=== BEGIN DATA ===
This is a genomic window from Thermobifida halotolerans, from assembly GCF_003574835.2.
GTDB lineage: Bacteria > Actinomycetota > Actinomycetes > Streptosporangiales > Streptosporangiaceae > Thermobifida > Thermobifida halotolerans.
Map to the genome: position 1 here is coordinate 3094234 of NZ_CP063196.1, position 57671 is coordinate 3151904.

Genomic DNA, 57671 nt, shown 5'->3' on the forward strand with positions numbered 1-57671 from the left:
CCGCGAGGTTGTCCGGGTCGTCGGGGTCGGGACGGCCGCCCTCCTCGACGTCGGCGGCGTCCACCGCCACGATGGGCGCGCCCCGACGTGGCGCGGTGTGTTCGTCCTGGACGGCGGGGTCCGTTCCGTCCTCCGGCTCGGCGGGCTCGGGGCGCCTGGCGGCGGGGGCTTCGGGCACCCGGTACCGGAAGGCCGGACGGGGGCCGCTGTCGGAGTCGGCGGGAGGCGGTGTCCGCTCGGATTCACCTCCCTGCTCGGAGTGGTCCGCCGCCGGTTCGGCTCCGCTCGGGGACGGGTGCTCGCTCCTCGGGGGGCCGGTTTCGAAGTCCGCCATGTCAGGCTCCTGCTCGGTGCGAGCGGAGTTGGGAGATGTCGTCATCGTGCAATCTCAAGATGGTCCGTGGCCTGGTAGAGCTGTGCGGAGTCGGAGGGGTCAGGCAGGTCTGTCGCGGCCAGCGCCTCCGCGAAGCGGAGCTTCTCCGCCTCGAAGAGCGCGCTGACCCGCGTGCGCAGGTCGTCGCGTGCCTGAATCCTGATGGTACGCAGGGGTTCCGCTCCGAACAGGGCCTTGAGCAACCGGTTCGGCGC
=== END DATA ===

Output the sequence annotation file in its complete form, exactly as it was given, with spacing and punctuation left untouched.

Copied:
This is a genomic window from Thermobifida halotolerans, from assembly GCF_003574835.2.
GTDB lineage: Bacteria > Actinomycetota > Actinomycetes > Streptosporangiales > Streptosporangiaceae > Thermobifida > Thermobifida halotolerans.
Map to the genome: position 1 here is coordinate 3094234 of NZ_CP063196.1, position 57671 is coordinate 3151904.

Genomic DNA, 57671 nt, shown 5'->3' on the forward strand with positions numbered 1-57671 from the left:
CCGCGAGGTTGTCCGGGTCGTCGGGGTCGGGACGGCCGCCCTCCTCGACGTCGGCGGCGTCCACCGCCACGATGGGCGCGCCCCGACGTGGCGCGGTGTGTTCGTCCTGGACGGCGGGGTCCGTTCCGTCCTCCGGCTCGGCGGGCTCGGGGCGCCTGGCGGCGGGGGCTTCGGGCACCCGGTACCGGAAGGCCGGACGGGGGCCGCTGTCGGAGTCGGCGGGAGGCGGTGTCCGCTCGGATTCACCTCCCTGCTCGGAGTGGTCCGCCGCCGGTTCGGCTCCGCTCGGGGACGGGTGCTCGCTCCTCGGGGGGCCGGTTTCGAAGTCCGCCATGTCAGGCTCCTGCTCGGTGCGAGCGGAGTTGGGAGATGTCGTCATCGTGCAATCTCAAGATGGTCCGTGGCCTGGTAGAGCTGTGCGGAGTCGGAGGGGTCAGGCAGGTCTGTCGCGGCCAGCGCCTCCGCGAAGCGGAGCTTCTCCGCCTCGAAGAGCGCGCTGACCCGCGTGCGCAGGTCGTCGCGTGCCTGAATCCTGATGGTACGCAGGGGTTCCGCTCCGAACAGGGCCTTGAGCAACCGGTTCGGCGC